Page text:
Olympus targets movie makers with OM-D E-M5 Mark II camera

Advanced video features and image stabilisation lead Olympus to a new audience

Olympus OM-D E-M5 Mark II

Olympus OM-D E-M5 Mark II

Olympus has expanded its range of OM-D, Micro Four Thirds-based, interchangeable lens cameras to include the OM-D E-M5 Mark II. It’s a 16-megapixel shooter that takes aim at cinematographers, offering many advances that will benefit users who have a penchant for moving images.

Just like the E-M5, it’s a relatively compact camera with a size that puts it between the E-M10 and E-M1 cameras, though some changes have been made to the body compared to the E-M5. The metal alloy chassis has a sharper delta shape for the viewfinder housing, the grips are larger, the metal dials have machined edges, there are more customisable controls, and the camera is touted as having a lower centre of gravity for better balance in the hand. The hinge for the 3in LCD touchscreen is now on the left side, allowing for the screen to be swung out and tilted up or down, or turned all the way around.

Weather seals make it a freeze-, splash-, and dust-proof camera, and there are up to five Olympus lenses that also have weather proofing, which can be attached to this camera for a complete all-weather kit. This includes a new coated Olympus M.Zuiko 14-150mm II lens, which comes with a lens hood. This lens will be available to buy in a kit.

Compared to the E-M5, the E-M5 Mark II has an electronic viewfinder (EVF) that offers more pixels (2.36 megapixels versus 1.44 megapixels), there is more accuracy for focusing, and more speed for action shots. Focusing performance has been upped from 35 points to 81, the shutter can shoot up to 1/8000th of a second, and sequential shooting is 11 frames per second (the E-M5 does 9fps). There is also a silent shutter that can shoot at up to 1/16000th of a second.

A couple of keys to the E-M5 Mark II's video prowess are a re-engineered image stabilisation technology, as well as the ability to select multiple video frame rates. Olympus has added 24fps, 25fps, 50fps, and 60fps to the mix, which means that the new camera will be suitable for professional users who are looking for a small and unobtrusive shooter for broadcast quality work. On the other OM-D models, the ability to use these frame rates isn’t available. The size of the video is Full HD.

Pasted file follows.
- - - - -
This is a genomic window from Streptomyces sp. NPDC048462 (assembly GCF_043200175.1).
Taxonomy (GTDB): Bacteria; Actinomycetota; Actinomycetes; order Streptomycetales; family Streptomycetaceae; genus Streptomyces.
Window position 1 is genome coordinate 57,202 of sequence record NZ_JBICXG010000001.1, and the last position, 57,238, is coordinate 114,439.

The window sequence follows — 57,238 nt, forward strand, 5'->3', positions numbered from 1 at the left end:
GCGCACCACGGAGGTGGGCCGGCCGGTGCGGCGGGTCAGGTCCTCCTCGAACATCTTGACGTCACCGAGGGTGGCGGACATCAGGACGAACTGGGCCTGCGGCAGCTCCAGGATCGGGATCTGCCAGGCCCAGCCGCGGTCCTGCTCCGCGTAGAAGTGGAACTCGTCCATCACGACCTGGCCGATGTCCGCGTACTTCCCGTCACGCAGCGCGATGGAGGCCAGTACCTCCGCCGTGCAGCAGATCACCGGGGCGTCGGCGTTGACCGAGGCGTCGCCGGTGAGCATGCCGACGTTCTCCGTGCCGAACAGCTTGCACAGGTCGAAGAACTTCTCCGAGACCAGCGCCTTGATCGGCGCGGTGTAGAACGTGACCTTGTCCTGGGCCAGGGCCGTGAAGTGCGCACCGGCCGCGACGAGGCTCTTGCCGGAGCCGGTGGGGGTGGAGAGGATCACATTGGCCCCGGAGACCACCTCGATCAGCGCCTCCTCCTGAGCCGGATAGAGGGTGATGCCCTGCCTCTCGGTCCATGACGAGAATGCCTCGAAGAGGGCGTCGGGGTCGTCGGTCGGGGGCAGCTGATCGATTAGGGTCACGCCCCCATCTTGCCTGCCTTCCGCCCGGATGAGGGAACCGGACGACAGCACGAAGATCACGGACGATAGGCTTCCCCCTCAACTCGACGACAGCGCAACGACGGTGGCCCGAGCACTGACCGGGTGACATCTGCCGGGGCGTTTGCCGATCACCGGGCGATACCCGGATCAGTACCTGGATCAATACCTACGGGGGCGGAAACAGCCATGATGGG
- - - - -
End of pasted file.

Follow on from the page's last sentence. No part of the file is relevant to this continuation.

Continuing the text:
The 5-axis, sensor-shift image stabilisation system is based on new algorithms and a slightly new mechanism that aim to make it more sensitive. According to Olympus, it offers up to five shutter speed steps of shake compensation (from 1/125sec to 1/4sec). In addition to being useful for low-light photographs, what makes the new stabilisation a boon for shooting video are further advanced algorithms for detecting acceleration and deceleration in the movement of the camera.

It’s a stabilisation feature that Olympus says will allow movie makers to get into tight spots and give them the freedom to use the camera for 'run-and-gun' action, without add-ons such as a steadycam or other types of rigs attached to the camera. Because the stabilisation is built in to the body and is based on sensor-shift technology, any lens can benefit from it, including electronic or manual focusing lenses. Olympus boasts that over 50 lenses from seven different brands can be used with the camera.

There is a multi-shot image compilation feature that can take advantage of the improved accuracy of the image stabiliser when the camera is paired with premium quality lenses. This feature can allow the camera to shoot static images that are up to 64 megapixels large in RAW mode, which then need to be processed in Adobe Photoshop CS5 or newer. Up to 40-megapixel images can be captured in JPEG mode.

A tripod is required for a multi-shot image compilation, mainly because the sensor-shift stabiliser moves up to half a pixel for a series of eight shots in slightly different positions in order to capture the single, large image. Premium lenses are needed due to the sharpness that this operation requires in order to work successfully. It's a feature that will best serve photographers of architecture, and any other types of high-detail, static scenes.

The OM-D E-M5 Mark II will go on sale from March. It will include a kit flash that can tilt and swivel. Pricing follows:

OM-D E-M5 body only: $1299
OM-D E-M5 Adventure kit with 14-150mm II lens: $1799
OM-D E-M5 Pro kit with 12-40mm lens: $2099
OM-D E-M5 Weatherproof kit with 12-50mm lens: $1599

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